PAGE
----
The world’s biggest sovereign wealth fund will continue to invest in the U.K. no matter what the outcome of Brexit talks.
“We remain a long-term and committed investor in the U.K. in all asset classes,” Chief Executive Officer Yngve Slyngstad said at a press conference in Oslo, where the Norwegian fund is based.
“We have a substantial real estate portfolio in London and we have a substantial investment in the equity markets and the fixed income markets,” he said. “And these will remain at about the same level no matter what the event with regards to these political discussions will be.”
Slyngstad made the comments in connection with the fund’s annual results on Tuesday, which revealed it delivered its biggest return on record in 2017, capping a year in which it passed the $1 trillion mark and shocked markets by proposing to drop oil and gas stocks.
Not since the fund was created at the end of the last century has it made more money in a single year, measured in kroner, the Oslo-based investor said on Tuesday. The 2017 return was equivalent to $131 billion, or 13.7 percent.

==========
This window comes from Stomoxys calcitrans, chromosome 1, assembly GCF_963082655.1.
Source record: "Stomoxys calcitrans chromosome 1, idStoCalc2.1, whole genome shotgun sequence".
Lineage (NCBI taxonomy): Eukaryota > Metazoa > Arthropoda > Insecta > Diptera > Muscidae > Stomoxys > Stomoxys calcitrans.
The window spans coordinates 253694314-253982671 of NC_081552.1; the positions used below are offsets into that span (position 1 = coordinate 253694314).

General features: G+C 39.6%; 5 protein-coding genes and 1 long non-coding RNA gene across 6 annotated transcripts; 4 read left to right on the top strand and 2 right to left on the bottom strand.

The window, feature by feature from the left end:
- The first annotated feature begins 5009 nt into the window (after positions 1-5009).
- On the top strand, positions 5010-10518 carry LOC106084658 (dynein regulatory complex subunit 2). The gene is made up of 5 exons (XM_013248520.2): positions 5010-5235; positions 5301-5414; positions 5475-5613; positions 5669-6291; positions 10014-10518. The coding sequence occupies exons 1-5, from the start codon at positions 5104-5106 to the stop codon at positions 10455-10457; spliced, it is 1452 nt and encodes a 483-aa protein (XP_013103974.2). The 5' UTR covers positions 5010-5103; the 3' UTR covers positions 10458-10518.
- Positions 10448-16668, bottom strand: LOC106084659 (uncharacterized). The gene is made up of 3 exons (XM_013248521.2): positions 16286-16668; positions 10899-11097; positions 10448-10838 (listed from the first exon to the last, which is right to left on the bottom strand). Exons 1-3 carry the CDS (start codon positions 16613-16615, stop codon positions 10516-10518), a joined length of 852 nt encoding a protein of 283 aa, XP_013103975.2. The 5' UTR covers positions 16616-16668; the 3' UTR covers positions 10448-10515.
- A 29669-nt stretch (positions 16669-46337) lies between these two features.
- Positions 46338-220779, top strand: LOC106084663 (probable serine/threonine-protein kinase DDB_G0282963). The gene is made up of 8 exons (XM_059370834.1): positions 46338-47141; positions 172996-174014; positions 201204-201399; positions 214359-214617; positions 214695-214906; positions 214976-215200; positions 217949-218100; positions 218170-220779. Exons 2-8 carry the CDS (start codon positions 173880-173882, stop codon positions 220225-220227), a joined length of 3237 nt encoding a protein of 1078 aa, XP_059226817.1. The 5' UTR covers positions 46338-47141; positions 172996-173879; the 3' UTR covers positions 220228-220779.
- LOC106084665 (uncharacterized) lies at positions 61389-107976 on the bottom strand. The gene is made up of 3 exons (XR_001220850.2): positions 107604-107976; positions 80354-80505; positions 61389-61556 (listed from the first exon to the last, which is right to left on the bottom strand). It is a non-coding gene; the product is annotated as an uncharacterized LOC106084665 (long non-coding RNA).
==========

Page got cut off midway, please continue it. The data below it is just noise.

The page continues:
The fund’s growing exposure to the stock market means that returns may be more volatile in the future, Slyngstad said.
Owning on average 1.4 percent of the world’s listed stocks, the fund largely follows indexes but has leeway for some active management. It’s in the process of raising the share of stocks in its portfolio to 70 percent to improve returns. It’s also increasing its influence in areas such as executive pay, corporate corruption and sustainable investing.
“The fund’s cumulative return since inception has passed 4,000 billion kroner. One out of four kroner of return was generated in 2017, after a very strong year for the fund,” Slyngstad said in the statement.
The 13.7 percent return was generated in a year characterized by the biggest stock-market boom in eight years. The development pushed stocks closer to a 70 percent target.
The fund’s stock portfolio rose 19.4 percent in the year, while fixed income investments gained 3.3 percent and real estate grew 7.5 percent. It held 66.6 percent in stocks at the end of 2017, 30.8 percent in bonds and 2.6 percent in real estate.
Its biggest equity investments in 2017 were Apple Inc., Nestle SA and Royal Dutch Shell Plc, while its largest fixed income holdings were U.S., Japanese and German government bonds.
The fund has also moved more into emerging markets over the past years to raise returns and Norway is currently looking into whether it should buy private equity and infrastructure.
The government withdrew 61 billion kroner from the fund last year, after tumbling oil prices forced its first-ever withdrawals in 2016.